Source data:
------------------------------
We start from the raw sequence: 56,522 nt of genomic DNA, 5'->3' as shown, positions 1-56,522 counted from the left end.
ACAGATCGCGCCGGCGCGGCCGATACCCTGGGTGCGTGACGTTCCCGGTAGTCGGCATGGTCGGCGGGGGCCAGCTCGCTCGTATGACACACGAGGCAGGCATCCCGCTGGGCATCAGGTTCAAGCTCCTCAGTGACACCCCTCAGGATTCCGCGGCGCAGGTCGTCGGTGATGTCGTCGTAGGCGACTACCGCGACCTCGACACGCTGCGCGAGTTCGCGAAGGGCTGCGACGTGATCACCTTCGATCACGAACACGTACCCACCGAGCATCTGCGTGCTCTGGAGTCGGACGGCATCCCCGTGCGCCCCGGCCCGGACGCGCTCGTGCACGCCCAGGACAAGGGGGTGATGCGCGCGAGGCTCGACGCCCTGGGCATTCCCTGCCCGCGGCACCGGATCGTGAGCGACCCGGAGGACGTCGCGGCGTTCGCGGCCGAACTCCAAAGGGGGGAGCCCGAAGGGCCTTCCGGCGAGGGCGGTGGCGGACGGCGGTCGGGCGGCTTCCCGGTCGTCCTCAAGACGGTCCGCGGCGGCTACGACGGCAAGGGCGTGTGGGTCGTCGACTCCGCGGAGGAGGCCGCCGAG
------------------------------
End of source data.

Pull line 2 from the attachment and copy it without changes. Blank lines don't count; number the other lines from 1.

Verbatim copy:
ACAGATCGCGCCGGCGCGGCCGATACCCTGGGTGCGTGACGTTCCCGGTAGTCGGCATGGTCGGCGGGGGCCAGCTCGCTCGTATGACACACGAGGCAGGCATCCCGCTGGGCATCAGGTTCAAGCTCCTCAGTGACACCCCTCAGGATTCCGCGGCGCAGGTCGTCGGTGATGTCGTCGTAGGCGACTACCGCGACCTCGACACGCTGCGCGAGTTCGCGAAGGGCTGCGACGTGATCACCTTCGATCACGAACACGTACCCACCGAGCATCTGCGTGCTCTGGAGTCGGACGGCATCCCCGTGCGCCCCGGCCCGGACGCGCTCGTGCACGCCCAGGACAAGGGGGTGATGCGCGCGAGGCTCGACGCCCTGGGCATTCCCTGCCCGCGGCACCGGATCGTGAGCGACCCGGAGGACGTCGCGGCGTTCGCGGCCGAACTCCAAAGGGGGGAGCCCGAAGGGCCTTCCGGCGAGGGCGGTGGCGGACGGCGGTCGGGCGGCTTCCCGGTCGTCCTCAAGACGGTCCGCGGCGGCTACGACGGCAAGGGCGTGTGGGTCGTCGACTCCGCGGAGGAGGCCGCCGAG